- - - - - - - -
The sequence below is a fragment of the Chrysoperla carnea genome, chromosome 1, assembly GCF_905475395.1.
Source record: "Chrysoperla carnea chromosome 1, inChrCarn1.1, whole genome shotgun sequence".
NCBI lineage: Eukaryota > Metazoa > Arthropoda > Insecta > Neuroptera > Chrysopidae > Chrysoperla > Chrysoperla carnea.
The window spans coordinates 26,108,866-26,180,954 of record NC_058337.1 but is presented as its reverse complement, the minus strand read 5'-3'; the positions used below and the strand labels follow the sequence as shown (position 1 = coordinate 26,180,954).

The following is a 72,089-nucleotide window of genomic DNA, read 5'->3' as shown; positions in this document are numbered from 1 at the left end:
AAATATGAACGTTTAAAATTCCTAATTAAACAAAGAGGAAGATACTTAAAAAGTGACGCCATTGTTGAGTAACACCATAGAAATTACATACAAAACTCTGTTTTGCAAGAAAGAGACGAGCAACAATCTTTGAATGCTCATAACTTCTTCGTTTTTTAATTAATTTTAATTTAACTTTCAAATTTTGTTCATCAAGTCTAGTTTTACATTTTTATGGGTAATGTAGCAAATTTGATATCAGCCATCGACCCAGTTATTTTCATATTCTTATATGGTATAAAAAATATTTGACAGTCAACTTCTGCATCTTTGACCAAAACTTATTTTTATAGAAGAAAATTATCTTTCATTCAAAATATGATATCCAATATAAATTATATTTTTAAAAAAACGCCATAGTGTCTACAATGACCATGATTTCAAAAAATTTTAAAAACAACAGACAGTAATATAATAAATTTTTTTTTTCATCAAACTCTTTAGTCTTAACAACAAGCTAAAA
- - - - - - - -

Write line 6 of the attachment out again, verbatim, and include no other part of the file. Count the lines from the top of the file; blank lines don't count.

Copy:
AAATATGAACGTTTAAAATTCCTAATTAAACAAAGAGGAAGATACTTAAAAAGTGACGCCATTGTTGAGTAACACCATAGAAATTACATACAAAACTCTGTTTTGCAAGAAAGAGACGAGCAACAATCTTTGAATGCTCATAACTTCTTCGTTTTTTAATTAATTTTAATTTAACTTTCAAATTTTGTTCATCAAGTCTAGTTTTACATTTTTATGGGTAATGTAGCAAATTTGATATCAGCCATCGACCCAGTTATTTTCATATTCTTATATGGTATAAAAAATATTTGACAGTCAACTTCTGCATCTTTGACCAAAACTTATTTTTATAGAAGAAAATTATCTTTCATTCAAAATATGATATCCAATATAAATTATATTTTTAAAAAAACGCCATAGTGTCTACAATGACCATGATTTCAAAAAATTTTAAAAACAACAGACAGTAATATAATAAATTTTTTTTTTCATCAAACTCTTTAGTCTTAACAACAAGCTAAAA